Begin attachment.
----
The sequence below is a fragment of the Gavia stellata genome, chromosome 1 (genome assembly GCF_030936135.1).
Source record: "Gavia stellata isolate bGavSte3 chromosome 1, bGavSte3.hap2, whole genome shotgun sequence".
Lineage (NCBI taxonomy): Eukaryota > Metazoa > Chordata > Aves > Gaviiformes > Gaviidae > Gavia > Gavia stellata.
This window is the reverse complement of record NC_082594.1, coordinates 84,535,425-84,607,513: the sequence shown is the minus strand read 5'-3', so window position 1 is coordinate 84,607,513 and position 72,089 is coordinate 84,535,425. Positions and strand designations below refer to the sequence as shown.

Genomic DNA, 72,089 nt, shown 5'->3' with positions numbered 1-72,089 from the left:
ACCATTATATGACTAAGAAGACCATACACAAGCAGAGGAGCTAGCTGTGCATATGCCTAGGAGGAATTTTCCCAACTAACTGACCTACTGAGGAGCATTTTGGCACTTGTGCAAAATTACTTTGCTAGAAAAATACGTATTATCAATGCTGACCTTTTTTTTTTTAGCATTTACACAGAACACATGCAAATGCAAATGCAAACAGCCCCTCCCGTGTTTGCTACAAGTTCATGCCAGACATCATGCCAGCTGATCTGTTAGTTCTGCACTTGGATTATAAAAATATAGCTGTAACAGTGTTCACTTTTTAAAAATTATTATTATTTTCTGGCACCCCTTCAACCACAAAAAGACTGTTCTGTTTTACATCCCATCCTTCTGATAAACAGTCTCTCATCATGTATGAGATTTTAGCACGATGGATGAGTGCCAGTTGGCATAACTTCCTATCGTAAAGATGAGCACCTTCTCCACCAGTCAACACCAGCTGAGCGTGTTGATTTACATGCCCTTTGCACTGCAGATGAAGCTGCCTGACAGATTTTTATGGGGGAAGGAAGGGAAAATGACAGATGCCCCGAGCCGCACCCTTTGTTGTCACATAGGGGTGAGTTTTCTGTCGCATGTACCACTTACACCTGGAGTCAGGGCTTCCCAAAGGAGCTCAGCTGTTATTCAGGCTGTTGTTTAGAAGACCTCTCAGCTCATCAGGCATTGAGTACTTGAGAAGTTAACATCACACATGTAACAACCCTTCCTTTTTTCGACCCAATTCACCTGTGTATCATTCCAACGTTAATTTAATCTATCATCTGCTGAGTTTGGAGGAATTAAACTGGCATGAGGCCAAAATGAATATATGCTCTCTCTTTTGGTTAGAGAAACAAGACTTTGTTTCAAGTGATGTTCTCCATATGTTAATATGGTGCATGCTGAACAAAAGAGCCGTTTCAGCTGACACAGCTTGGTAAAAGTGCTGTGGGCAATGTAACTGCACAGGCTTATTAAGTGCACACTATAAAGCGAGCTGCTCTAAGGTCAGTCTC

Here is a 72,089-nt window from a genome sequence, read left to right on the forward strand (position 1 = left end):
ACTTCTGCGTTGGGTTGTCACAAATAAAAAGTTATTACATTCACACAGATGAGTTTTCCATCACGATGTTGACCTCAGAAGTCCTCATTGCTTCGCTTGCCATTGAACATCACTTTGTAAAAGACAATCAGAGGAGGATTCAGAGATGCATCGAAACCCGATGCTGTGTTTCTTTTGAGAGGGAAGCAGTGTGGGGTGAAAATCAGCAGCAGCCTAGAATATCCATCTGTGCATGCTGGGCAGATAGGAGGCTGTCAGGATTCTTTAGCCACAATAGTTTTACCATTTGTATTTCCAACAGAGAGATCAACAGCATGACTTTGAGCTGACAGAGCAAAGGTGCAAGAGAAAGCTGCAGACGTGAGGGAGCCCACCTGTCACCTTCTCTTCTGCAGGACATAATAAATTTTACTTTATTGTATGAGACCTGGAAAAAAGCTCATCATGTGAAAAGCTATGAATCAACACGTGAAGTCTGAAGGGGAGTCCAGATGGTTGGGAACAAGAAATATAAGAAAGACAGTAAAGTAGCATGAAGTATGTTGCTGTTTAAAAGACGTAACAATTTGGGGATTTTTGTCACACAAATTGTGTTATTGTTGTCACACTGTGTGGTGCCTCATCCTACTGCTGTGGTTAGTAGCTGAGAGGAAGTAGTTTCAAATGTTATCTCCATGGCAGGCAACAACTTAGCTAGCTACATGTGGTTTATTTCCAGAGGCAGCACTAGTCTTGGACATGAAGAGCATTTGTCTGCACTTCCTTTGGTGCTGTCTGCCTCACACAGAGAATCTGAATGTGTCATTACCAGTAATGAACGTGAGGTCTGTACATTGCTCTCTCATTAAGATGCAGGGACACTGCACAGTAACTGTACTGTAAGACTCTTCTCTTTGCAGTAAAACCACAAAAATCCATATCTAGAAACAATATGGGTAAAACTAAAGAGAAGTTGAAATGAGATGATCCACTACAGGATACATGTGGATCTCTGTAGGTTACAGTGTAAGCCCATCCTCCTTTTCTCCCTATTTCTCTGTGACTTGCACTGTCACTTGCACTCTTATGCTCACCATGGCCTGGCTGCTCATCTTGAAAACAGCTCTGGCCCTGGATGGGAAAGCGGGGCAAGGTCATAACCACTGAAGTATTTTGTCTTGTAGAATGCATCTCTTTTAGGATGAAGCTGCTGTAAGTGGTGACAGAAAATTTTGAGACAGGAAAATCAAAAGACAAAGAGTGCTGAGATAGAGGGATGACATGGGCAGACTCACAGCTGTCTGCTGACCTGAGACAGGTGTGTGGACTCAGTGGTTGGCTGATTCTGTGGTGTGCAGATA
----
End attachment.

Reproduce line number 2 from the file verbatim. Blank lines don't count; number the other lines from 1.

Source record: "Gavia stellata isolate bGavSte3 chromosome 1, bGavSte3.hap2, whole genome shotgun sequence".